There is an electric guitar on stage at Boston's Symphony Hall, and it is not a Pops concert.

John Harbison, © Katrin Talbot
John Harbison,
© Katrin Talbot

John Harbison's Symphony no. 5 for baritone, mezzo-soprano and orchestra up-ends what we think of as a symphony, presenting the voice as an instrument and recalibrating the form. In the program notes, Harbison remarks that listeners who do not pay close attention to the text before or during the performance are best qualified to measure the piece's success as a symphony, noting that “Every piece with singers and instruments should be coherent as a lucid sequence of sounds. These sounds, without reference to their verbal origins, aspire to a significant musical shape, something symphonic.” It goes on to say that the piece was originally conceived as an “orchestral meditation on loss.” It was former BSO music director James Levine who suggested including voice.

Harbison's symphony is based on poems by Czesław Miłosz, Louise Glück and Rainer Maria Rilke. It opens with a very Stravinskian sound, but quickly becomes its own piece, defying comparison.

The first two movements are based on the text from Orpheus and Eurydice by Polish Nobel Laureate Czesław Miłosz. The poem is in the third person, sung by the baritone. The setting of the poem departs from the myth, placing Orpheus on a flagstone sidewalk, facing a glass-panelled door to the underworld. Orpheus' harp is played by electric guitar, which suits the imagery of the poem and is given an other-worldy quality when paired with harp. The piece also calls for sandpaper blocks, which we hear as the shuffle of feet quietly following Orpheus as he ascends out of the underworld. In the glow of the exit sign, he turns to assure himself that Euridice is behind him, and sees nothing. When we look behind us for something we had, we lose the ability to see it as part of our experience in the presence.

The third movement is based on Louise Glück's Relic and sung by mezzo-soprano. In the myth, we do not hear from Eurydice, but this poem gives her a voice:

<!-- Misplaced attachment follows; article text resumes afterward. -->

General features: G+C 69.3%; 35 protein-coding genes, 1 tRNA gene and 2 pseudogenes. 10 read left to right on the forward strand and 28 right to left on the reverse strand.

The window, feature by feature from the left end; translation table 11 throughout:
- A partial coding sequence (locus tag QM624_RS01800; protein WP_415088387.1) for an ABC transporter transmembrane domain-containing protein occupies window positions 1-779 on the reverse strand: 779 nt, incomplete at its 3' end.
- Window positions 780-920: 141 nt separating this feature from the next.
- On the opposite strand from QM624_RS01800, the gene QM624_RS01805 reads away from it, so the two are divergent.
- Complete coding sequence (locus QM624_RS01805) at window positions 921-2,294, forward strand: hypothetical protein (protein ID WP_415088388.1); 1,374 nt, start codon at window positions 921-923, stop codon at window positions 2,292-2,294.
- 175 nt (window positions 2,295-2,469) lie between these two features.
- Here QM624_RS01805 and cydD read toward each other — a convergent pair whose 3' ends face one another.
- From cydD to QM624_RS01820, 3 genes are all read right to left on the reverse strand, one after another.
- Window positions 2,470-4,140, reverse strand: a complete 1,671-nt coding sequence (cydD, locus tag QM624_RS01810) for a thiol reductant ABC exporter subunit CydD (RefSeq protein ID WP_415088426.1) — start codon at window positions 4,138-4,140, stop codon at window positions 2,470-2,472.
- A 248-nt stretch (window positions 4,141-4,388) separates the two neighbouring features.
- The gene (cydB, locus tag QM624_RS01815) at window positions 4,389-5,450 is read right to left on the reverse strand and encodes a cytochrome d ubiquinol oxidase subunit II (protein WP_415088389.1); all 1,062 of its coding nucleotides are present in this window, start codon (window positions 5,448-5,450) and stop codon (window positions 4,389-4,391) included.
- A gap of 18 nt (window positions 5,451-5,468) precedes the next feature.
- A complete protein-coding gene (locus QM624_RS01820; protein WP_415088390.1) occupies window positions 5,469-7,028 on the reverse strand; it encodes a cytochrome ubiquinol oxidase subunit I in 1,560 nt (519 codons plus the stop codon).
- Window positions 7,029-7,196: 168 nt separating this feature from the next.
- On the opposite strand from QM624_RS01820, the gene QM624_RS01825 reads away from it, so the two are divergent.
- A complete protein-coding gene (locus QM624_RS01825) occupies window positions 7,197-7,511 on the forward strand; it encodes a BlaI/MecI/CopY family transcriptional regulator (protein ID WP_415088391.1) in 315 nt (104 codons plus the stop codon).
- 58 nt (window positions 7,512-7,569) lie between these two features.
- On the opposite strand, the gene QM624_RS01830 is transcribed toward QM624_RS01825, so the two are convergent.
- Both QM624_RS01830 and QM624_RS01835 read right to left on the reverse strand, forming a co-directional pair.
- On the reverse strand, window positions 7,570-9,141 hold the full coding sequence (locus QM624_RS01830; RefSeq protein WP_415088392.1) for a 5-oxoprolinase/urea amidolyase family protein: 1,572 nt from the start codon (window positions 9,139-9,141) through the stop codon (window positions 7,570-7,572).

How would you like to die
While Orpheus was singing?
A long death: all the way to Dis
I heard him

The fourth movement is a translation of Rilke's Sonnets to Orpheus, numbers 11 and 13. It is sung by both voices, weaving together the first three movements as in an epilogue. Where the first two movements verge on storytelling, with musical punctuation of physical occurrences, the third and fourth are the emotional undercurrents that sustain the Orpheus myth.

Boston Symphony is presenting all six Harbison symphonies this season. The sixth will have its world première in Boston in January. I had not seen the first four symphonies this season – it was Gerald Finley (baritone) and Sasha Cooke (mezzo-soprano) who caught my eye on the symphony's schedule. I first saw them as Robert and Kitty Oppenheimer in the Metropolitan Opera's production of Doctor Atomic, by John Adams. Perhaps it was this frame of reference that made the symphony so visual for me. I read the composer's notes before the concert and tried to hear the poems as pure music, but failed. When I lost the train of the story (in the second movement), the music caught me up to speed. I can't help but wonder if the music would be equally vivid if it had been sung in the original Polish. I think it would be. The third and fourth movements felt more distilled to me. Where in the first two movements the music fit the text, it seemed in the second two that the poems were chosen to fit what the music had to say.

The second half of the program was Beethoven's Piano Concerto No. 4, played by Jonathan Biss. This lyrical concerto was perfect after the Harbison – contemplative and exhilarating, as opposed to the meditative and brooding symphony. Beethoven's Leonore overture, in which the heroine does succeed in rescuing her loved one from death, was a perfect conclusion for the program.